In a turn of events, it's the stars going ga-ga in la-la-land.
Jay Leno, Eddie Murphy and James Garner all want one, and David Letterman even sent Chrysler Chairman Lee Iacocca a deposit check to reserve one.
What they all want is a Dodge Viper, a two-seat, plastic-bodied sports car powered by a 400-horsepower, 8-liter V-10 engine teamed with a six-speed manual transmission. And it comes only in red.
So high is the demand, and so low will be the availability, the car will be an instant status symbol. Yet Letterman's check was returned, and it wasn't because it was for only $20, officials said.
"No priority will be given even if they call Lee (as Murphy and Leno did). We aren't going to play favorites with dealers getting the cars to sell or with customers getting the car to buy," said Martin Levine, Dodge division general manager.
"People think if they aren't a friend of Lee's they won't get a Viper. That's not the case," Mr. Levine said.
And if Lee wants a Viper?
"He'll have to buy one at fair-market value; that's company policy," Mr. Levine said.
The reason for the interest in Viper and why more than 5,000 letters asking priority treatment have been sent to Chrysler by would-be buyers is that only 200 will be available for the 1992 model year. That's 200 cars among 3,000 Dodge dealers and already 5,000 consumer requests.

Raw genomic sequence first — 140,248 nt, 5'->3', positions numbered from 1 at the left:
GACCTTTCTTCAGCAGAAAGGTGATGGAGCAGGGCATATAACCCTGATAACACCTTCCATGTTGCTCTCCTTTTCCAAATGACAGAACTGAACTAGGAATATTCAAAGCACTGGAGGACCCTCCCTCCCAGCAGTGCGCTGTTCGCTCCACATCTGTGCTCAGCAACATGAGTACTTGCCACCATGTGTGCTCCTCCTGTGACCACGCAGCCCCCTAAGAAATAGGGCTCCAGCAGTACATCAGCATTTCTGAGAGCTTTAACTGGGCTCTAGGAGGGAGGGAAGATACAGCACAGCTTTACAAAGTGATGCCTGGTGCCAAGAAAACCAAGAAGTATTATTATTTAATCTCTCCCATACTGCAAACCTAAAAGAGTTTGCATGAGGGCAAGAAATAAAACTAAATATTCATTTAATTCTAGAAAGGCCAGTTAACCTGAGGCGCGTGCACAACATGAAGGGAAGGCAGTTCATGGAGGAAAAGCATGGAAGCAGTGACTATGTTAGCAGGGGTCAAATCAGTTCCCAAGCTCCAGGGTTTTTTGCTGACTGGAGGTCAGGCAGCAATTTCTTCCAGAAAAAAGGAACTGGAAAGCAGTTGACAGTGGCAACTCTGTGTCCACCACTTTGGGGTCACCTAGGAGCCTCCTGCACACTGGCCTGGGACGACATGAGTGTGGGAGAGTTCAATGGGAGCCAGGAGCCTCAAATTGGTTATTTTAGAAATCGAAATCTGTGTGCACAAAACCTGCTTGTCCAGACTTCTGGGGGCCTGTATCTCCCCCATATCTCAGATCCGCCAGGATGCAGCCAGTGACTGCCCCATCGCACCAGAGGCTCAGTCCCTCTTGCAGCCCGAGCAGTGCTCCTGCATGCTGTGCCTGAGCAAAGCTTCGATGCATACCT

The car will be distributed in California first, then on the East Coast and lastly in the Midwest.
The Viper will start at $50,000. With the 10 percent luxury tax on the amount exceeding $30,000 and with a gas-guzzler tax because the car gets only about 18.5 miles per gallon, the car should run about $55,000.
But the selling price could far exceed the sticker price.
Though Chrysler said it won't play favorites and even has had its staff of lawyers reviewing the most equitable means of distribution, W. W. Anderson, Dodge marketing-plans manager, said if a dealer wants to charge $100,000 for the $50,000 cars or charge $5,000 just to allow a potential customer to move up on the dealer's priority list, "There's nothing Chrysler can do about it, because these are independent businessmen.
"We realize some people will want to be the first on the block with a new car, but we don't want to mislead the public about potential values, because sharp escalation of values hasn't been the case with other recent exotic cars such as the Acura NSX or the Corvette ZR1. Dealers were selling them for well over list when they first came out but now are selling them near list," Mr. Anderson said.
"If the car isn't for everyone, fine, I'm not going to rationalize any of its shortcomings versus the Corvette," he said.